Monday, November 27, 2006

Why I hang onto cars until they start to rot

Every few years the car I'm driving finally gives out and it's time to get a new one. The sunroof turns into a Y2K-compliant drinking water collection system with repairs that would cost more than the car was worth. The old Ford pickup was like the Wonderful One Horse Shay, It ran and ran until everything gave out at once. When one of them goes I feel that old cavalry sergeant in the classic Bill Mauldin cartoon.

This time the car was running fine until some idiot rammed his Nissan into it while it was parked in front of the house. He didn't have a driver's license. After this he didn't have a working car. But he did have the stupidity to tell the cops that he was under the influence of "pain pills". Fortunately he also had insurance.

The last time I bought a car I didn't really understand how useful tha Intrawebs were for little guppies like me swimming with the car sharks. Thank you Autotrader and special thanks to Consumer Reports for their in depth analyses. A few hours pretty much told me what the best cars were in my price range and mirabile dictu some of them were even new. The best choice is new and in limited production; there didn't seem to be but half a dozen in Oregon.

There were two dealers close by with similar cars at about the same price. I made an appointment with one for late afternoon and called the other to come in for a test drive.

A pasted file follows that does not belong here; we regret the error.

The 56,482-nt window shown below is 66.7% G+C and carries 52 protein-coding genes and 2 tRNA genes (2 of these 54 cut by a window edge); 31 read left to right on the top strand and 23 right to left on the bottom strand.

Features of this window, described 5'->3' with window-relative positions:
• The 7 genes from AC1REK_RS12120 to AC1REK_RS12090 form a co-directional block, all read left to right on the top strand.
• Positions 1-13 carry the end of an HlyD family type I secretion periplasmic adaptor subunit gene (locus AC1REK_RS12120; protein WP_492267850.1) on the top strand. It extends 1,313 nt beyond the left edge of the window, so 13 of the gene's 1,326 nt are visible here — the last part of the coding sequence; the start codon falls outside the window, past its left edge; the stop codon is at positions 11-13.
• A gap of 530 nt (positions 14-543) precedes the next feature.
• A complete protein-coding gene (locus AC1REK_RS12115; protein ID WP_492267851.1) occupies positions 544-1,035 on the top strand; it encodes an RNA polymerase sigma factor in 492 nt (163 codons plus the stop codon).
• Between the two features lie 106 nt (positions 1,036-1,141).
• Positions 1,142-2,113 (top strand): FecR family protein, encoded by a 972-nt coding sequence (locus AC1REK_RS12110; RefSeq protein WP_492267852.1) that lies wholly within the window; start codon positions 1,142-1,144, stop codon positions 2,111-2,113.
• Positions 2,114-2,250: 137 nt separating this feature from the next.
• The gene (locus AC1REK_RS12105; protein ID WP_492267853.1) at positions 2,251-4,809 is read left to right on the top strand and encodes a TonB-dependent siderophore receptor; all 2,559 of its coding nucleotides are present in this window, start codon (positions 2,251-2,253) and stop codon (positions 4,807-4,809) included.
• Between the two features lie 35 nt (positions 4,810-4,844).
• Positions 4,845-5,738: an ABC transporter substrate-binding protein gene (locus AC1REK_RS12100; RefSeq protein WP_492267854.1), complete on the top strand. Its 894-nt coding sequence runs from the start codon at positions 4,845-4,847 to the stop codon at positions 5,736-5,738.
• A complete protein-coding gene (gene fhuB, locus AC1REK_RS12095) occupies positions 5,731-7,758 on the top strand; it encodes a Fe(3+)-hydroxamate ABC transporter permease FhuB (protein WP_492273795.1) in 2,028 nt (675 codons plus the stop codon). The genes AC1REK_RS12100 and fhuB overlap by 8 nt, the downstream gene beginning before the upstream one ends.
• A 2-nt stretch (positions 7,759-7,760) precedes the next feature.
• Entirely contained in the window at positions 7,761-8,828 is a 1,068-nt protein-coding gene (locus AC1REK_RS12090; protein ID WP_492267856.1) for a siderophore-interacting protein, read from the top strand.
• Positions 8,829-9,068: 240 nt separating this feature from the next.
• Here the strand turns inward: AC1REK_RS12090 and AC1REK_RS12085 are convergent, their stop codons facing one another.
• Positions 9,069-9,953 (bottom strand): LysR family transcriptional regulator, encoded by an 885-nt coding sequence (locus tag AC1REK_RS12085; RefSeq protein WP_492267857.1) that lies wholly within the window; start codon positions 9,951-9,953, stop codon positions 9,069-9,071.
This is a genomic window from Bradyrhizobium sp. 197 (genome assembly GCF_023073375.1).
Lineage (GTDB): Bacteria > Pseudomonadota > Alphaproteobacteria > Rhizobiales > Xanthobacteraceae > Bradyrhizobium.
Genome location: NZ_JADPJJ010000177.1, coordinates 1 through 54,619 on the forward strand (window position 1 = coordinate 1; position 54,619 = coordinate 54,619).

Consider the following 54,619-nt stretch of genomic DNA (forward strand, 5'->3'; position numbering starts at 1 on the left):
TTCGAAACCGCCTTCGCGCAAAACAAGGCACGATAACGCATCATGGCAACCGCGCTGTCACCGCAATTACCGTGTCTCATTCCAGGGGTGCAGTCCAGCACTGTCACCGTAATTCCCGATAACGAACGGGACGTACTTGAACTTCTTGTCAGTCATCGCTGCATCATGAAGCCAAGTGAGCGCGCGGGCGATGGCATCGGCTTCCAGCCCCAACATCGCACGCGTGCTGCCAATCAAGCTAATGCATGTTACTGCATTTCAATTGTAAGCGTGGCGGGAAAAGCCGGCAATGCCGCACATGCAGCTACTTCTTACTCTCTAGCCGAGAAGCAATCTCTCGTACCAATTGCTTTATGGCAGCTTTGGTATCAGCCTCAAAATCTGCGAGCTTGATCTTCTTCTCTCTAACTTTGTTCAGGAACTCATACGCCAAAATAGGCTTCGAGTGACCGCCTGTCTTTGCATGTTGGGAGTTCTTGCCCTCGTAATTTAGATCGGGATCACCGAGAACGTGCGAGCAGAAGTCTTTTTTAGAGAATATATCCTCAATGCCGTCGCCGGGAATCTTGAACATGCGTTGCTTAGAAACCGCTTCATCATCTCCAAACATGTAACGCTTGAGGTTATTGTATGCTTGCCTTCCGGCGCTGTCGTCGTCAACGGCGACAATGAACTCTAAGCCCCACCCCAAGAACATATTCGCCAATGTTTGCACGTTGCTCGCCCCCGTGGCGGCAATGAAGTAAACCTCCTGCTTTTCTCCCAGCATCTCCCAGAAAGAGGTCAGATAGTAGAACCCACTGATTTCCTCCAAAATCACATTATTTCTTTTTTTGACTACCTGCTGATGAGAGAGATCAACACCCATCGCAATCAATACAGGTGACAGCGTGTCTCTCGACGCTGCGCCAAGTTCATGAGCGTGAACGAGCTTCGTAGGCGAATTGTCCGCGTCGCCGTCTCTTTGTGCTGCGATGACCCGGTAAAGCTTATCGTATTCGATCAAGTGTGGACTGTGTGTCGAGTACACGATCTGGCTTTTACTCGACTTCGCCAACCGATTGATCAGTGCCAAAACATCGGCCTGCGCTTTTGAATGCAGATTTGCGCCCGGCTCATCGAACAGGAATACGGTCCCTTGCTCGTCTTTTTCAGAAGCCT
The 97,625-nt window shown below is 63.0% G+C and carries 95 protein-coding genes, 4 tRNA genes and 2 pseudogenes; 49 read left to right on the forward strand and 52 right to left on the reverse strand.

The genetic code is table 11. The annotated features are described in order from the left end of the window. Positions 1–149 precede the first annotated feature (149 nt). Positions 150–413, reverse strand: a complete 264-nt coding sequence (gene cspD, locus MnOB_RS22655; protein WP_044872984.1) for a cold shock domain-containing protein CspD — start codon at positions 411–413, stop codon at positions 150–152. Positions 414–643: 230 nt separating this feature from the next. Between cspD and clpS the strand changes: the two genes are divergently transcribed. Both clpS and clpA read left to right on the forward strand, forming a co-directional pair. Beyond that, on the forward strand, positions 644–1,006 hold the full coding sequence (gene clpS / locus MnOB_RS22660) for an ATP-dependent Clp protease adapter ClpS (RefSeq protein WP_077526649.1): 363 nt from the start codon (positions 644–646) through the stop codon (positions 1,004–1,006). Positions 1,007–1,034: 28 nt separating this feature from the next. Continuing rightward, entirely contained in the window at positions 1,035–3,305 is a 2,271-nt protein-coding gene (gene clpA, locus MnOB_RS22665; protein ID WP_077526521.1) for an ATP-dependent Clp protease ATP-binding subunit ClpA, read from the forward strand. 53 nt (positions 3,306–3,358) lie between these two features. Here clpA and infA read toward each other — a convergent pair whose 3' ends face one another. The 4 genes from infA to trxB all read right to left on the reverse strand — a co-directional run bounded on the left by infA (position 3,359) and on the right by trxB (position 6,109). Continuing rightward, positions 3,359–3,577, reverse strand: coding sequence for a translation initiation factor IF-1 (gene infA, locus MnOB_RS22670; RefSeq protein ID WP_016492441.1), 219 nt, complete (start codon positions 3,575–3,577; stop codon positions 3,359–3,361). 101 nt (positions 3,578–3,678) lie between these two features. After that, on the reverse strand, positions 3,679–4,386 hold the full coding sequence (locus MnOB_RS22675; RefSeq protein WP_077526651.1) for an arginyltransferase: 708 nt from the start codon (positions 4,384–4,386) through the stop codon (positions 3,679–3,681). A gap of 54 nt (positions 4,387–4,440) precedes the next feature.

The contrast couldn't have been greater. Jay Lee Honda started the pressure right away. "There are three other people interested in this car. First one in with MSRP gets it." After the test drive lo and behold there was an extra $2000 "ADM" (Added Dealer Markup - thanks Consumer's Union for the heads up) package, "I need to talk to the manager in the backroom. Sorry, if you could just add a few hundred more dollars. No the invoice isn't available. What will it take to let you drive away in this car." And any time a salesperson starts a sentence with "I was honest with you" you can be sure of one thing.

It was a positive pleasure to say "What you want isn't what you said on the phone. Your deal is unacceptable", walk out and ignore the half dozen phone calls.

The experience at Ron Tonkin Honda couldn't have been more different. They were happy to show me the invoice. MSRP was within Consumer Reports' acceptable range. In fact the margin was awfully narrow, so right upfront they said "We want you to buy a couple hundred bucks worth of dealer accessories." All weather floor mats - a good idea in Oregon - and cargo cover for the trunk took care of that. There weren't any attempts to upsell except the traditional stab at an extended warranty. I ended up with a somewhat better model for a fair bit less money.

I guess it's a game-theory problem for both of them. Jay Lee is willing to have a few people leave if the rest will buy at a higher price. They aren't really expecting repeat business. And there are miles of car dealerships on 99E between Portland and Oregon City. If you leave they've lost you. Tonkin has a number of dealerships. If you want something a little different they can send you to get a Toyota or a BMW. They're counting on a bit of repeat business and customers who don't like the hard sell or don't become emotionally attached to a particular car in the showroom.

1 comment:

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